Transpo Insurance Starts New E-News Q&A For Operators

Posted on June 15, 2011



EDITOR’S NOTE: This is the first in a weekly series of informational Q&As from Transpo Insurance].

Question: Please explain why insurance premiums for Limo companies is so high and why my company pays higher rates when we have no claims and other companies do?

Answer: The basis of insurance is spreading a specific risk among a number of insured clients to reduce the expense and minimize the risk for each. There are several factors which drive the rates applied: 

  1. Insurance companies are regulated and controlled by the states in which they operate. These regulations require that the insurance company file its rates which must address the potential for claims, the adequate funding of these claims, and a marginal profit. Most insurance companies have a combined ratio in excess of 104% of premiums paid. So for every dollar paid in premiums, most carriers are spending $1.04 in policy expense and claims.
  2. The limo industry is a commercial transportation risk and so the rate structure for commercial auto is higher than other risks. We all pay for all of us.
  3. The cargo carried is passenger thus increasing the exposure and potential risk. Clients sue.
  4. The next consideration is the geographic area and its overall loss ratio. North Dakota is less potential for loss than New York City, so the rates are different.
  5. The carriers look at the class code or use of the vehicles and their type. Buses are greater risks than limousines. Sedans, due to the mileage and usage, are also higher in most cases. The larger the vehicle or the more miles traveled, the higher the rate.
  6. Driver selection also can affect rates as tickets, accidents, age and licensing are all considerations. You end up paying for driver performance.
  7. Finally, your company’s specific performance over a five-year period is referred to as “loss ratio.” This is calculated by adding the claims which are closed and the “open” claims to get the total losses incurred. The “open” claims are then developed, which means an additional factor called a development factor is added to these as “open” claims, as these normally increase over time. The insurance company underwriter then totals the premiums paid versus the incurred claims and that is the “loss ratio.” A profitable loss ratio is <50% as a rule of thumb.
  8. Most insurance companies use a “credit/debit” worksheet to analyze the risk involved with your company. Management, employees, equipment and safety organization are areas which an insurance company underwriter will use to apply credits to save you money for having these items in place or debits which cost you money for not having these items in place. These are items you can control.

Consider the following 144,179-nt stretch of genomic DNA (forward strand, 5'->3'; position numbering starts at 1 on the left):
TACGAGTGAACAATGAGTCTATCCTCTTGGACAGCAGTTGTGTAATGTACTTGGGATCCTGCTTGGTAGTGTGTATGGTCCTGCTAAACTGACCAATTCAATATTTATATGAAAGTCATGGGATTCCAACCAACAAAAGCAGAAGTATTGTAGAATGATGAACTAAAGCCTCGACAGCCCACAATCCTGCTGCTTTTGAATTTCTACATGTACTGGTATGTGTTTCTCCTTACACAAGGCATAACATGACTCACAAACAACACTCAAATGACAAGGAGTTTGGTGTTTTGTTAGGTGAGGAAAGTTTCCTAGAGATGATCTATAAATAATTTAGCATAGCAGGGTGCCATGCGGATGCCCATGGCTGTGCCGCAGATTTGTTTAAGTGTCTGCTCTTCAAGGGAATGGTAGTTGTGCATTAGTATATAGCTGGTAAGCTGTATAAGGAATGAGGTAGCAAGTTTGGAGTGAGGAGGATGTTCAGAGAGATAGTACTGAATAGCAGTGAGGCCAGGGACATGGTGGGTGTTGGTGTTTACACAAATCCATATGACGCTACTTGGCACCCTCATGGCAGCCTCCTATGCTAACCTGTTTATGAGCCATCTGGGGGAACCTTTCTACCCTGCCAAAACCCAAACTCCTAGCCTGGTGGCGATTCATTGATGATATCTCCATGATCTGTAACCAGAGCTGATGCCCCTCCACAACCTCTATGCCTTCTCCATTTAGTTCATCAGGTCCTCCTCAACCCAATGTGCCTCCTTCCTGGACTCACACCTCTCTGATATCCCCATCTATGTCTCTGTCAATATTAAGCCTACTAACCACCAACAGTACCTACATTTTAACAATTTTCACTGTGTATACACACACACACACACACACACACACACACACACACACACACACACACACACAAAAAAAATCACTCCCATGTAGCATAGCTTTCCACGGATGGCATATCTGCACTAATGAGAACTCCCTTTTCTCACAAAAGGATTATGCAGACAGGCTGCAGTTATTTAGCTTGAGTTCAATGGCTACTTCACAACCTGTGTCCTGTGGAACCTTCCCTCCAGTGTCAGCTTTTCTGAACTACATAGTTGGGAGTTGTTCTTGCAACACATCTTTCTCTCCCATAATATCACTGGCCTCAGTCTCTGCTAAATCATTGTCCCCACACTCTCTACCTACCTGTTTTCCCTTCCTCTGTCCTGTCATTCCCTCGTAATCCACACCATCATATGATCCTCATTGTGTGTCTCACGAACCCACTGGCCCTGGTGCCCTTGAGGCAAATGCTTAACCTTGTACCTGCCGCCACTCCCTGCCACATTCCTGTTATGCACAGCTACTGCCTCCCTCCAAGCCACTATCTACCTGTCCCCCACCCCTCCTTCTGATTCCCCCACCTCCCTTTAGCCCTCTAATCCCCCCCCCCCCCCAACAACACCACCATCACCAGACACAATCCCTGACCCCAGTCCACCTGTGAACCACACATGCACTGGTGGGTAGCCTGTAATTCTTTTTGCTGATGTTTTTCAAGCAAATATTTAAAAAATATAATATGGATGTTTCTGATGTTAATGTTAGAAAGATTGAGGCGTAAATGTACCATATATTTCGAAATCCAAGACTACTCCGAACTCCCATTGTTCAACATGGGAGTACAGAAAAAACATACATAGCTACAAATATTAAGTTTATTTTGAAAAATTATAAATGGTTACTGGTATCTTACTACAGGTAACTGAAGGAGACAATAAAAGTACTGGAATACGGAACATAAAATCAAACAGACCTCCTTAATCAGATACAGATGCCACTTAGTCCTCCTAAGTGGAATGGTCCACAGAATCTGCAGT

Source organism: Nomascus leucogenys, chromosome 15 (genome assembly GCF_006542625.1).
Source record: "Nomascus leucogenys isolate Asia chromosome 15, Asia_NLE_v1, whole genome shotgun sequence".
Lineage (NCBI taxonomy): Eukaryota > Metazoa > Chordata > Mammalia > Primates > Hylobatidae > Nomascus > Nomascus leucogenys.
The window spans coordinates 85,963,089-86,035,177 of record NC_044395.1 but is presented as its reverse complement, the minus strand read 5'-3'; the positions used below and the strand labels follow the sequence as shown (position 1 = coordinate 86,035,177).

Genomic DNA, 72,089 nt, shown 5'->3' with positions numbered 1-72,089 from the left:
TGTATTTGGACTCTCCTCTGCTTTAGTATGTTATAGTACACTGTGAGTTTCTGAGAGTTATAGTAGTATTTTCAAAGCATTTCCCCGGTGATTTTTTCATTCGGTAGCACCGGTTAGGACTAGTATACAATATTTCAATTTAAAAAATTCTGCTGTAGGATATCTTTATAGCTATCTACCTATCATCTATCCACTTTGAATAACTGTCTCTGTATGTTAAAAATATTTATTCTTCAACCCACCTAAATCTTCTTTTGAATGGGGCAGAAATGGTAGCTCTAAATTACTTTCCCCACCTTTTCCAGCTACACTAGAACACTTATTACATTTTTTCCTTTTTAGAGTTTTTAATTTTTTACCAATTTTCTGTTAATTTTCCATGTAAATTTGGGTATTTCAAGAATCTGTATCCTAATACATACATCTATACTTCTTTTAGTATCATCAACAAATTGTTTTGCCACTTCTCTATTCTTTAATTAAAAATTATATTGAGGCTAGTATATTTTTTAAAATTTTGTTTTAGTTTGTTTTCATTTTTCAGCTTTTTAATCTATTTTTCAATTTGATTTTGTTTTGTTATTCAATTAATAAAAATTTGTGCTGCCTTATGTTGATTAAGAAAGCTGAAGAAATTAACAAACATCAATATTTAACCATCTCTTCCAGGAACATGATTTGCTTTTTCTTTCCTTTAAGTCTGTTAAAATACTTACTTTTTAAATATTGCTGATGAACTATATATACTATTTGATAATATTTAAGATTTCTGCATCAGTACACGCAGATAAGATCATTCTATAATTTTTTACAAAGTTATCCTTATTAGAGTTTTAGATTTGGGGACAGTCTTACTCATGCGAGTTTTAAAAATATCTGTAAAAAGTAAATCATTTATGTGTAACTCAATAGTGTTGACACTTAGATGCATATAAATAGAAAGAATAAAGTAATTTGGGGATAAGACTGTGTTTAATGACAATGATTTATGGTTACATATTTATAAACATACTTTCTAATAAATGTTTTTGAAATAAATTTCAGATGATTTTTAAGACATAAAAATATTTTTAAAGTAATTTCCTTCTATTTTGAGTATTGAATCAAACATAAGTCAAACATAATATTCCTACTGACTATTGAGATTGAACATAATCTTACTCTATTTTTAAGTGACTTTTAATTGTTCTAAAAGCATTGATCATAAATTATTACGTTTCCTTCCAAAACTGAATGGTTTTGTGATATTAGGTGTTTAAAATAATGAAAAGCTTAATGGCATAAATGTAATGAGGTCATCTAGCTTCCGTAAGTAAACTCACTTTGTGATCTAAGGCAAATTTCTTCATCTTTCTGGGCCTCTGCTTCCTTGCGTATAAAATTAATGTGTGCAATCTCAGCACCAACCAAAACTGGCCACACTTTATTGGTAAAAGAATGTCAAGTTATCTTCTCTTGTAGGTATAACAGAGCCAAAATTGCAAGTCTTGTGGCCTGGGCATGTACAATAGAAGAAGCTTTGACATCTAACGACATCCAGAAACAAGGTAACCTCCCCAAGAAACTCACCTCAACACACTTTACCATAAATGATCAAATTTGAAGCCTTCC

As in all businesses, the best you can do to assess the insurance marketplace is to shop. In most cases, you will get what you pay for, and just like there are discount limousine companies that offer low cost service, there are discount insurance carriers. The wrong time to find out about insurance coverage is when you have a claim, so please beware.

About Lee Martinez
Lee Martinez is the President of Transpo Insurance and has more than 20 years of experience in the chauffeured transportation industry as a broker, managing general agent, and an operator. He is one of only three LimoPro Council members for the Willis Programs, a board member of the Greater California Limousine Association, and he has offices in Denver; Long Beach, Calif.; and Las Vegas. His companies offer insurance products in 22 states and he insures more than 5,500 livery vehicles in those states. Martinez also developed an internet Safety Training Program which is available at www.stop-program.com and he is a managing partner of ProTrans West, a managing general agency, which offers livery insurance products to retail brokers in the 22 western states. He can be reached at (702) 364-4727 or [email protected]

Related Topics: fleet insurance, insurance rates, Lee Martinez, limousine insurance providers, Transpo Insurance

Comments ( 0 )
More Stories